At first, I thought about editing my previous post, but since it's longer than that one…
After revisiting the texts from the Theoretical Minimum, I found this bit from a Classical Mechanics preface as a rather apt summary of the series:
What became clear after a couple of quarters is that the students were not completely satisfied with the layperson’s courses I was teaching. They wanted more than the Scientific American experience. A lot of them had a bit of background, a bit of physics, a rusty but not dead knowledge of calculus, and some experience at solving technical problems. They were ready to try their hand at learning the real thing—with equations. The result was a sequence of courses intended to bring these students to the forefront of modern physics and cosmology.
IMHO the authors accomplished their job. In the series so far you have gateways to branches of physics you could expand on through other books:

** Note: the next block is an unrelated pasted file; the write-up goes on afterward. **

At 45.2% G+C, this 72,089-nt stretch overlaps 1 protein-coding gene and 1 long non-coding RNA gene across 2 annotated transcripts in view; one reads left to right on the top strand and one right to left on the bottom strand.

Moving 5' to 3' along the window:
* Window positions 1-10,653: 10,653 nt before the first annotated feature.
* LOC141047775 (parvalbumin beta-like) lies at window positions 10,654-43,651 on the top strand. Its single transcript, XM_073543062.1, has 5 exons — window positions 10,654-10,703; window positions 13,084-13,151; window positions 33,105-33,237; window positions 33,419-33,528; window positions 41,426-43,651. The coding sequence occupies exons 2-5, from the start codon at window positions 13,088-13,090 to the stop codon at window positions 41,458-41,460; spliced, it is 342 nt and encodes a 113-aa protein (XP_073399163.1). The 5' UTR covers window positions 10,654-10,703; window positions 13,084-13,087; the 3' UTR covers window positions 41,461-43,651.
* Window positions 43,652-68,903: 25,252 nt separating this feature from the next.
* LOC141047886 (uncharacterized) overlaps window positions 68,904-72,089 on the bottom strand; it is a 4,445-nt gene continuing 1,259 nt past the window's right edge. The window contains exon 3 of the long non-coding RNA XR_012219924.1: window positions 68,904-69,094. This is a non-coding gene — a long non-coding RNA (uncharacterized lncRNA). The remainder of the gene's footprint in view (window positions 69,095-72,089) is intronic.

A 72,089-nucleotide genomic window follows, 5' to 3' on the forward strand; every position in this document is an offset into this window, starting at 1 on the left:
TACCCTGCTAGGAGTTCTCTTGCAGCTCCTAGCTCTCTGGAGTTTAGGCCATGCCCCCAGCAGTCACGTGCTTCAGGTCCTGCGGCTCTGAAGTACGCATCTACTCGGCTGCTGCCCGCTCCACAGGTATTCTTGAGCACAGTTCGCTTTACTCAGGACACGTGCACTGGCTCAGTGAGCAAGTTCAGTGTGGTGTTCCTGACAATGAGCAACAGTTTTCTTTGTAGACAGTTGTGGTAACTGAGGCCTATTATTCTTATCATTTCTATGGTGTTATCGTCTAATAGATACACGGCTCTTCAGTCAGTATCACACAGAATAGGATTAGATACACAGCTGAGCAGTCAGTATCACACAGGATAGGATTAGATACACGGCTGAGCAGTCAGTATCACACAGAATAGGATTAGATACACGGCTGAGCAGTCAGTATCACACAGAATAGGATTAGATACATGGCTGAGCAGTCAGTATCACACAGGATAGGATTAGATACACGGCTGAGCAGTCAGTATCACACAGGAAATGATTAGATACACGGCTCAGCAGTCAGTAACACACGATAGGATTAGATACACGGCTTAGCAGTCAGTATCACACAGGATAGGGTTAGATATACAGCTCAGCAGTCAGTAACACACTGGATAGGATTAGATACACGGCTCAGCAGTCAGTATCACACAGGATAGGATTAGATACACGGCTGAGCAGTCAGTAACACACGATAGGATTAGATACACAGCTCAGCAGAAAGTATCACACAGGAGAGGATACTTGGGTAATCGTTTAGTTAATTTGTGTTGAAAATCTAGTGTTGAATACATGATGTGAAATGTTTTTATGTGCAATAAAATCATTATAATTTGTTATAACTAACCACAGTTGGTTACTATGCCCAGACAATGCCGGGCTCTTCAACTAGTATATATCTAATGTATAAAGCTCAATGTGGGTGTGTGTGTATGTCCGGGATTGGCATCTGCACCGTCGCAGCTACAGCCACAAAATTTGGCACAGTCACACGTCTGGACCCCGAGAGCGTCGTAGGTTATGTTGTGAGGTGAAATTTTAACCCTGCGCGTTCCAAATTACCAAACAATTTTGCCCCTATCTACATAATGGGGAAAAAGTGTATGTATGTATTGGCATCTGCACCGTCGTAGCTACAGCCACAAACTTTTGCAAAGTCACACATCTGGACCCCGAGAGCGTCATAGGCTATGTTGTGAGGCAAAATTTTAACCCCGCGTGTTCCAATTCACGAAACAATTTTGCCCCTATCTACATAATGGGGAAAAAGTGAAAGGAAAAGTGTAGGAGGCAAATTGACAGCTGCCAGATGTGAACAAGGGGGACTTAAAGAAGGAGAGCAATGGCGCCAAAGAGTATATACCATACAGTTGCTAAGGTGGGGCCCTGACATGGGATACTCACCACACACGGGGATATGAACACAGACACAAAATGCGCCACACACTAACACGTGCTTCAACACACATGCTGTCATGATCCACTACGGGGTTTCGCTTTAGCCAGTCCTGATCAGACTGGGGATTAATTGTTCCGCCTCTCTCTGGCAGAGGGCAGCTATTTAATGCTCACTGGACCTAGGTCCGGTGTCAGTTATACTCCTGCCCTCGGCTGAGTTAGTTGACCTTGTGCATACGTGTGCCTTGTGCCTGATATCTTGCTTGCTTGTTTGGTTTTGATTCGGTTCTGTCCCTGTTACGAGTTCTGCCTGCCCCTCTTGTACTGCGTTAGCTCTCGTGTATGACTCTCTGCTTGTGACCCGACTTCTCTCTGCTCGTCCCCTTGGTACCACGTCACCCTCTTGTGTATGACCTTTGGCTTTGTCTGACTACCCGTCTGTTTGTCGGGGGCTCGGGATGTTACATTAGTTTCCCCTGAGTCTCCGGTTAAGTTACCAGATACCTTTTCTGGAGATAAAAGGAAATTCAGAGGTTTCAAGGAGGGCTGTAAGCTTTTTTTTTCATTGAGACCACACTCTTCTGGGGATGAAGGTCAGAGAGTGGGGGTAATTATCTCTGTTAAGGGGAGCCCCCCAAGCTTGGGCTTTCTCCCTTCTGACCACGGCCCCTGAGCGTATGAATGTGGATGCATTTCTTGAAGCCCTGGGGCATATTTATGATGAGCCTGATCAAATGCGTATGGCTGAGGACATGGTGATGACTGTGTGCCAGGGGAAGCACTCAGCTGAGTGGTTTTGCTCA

Classical Mechanics by J.R. Taylor
Introduction to Quantum Mechanics by D. J. Griffiths (of Introduction to Electrodynamics fame)
Principles of Quantum Mechanics by R. Shankar
Diagrammatica: The Path to Feynman Diagrams by M. Veltman (quantum field theory in a nutshell, which also happens to be a title of a different textbook that's intended for newcomers :P)
Gravitation and Cosmology: principles and applications of the general theory of relativity by S. Weinberg (disputable choice, but I liked the fact that a lot of the calculations were explicit. Starts with a differential geometry refresher, which may or may not be enough)
Most of those are either from my undergrad courses or ones that I picked up at random at the library and liked a lot.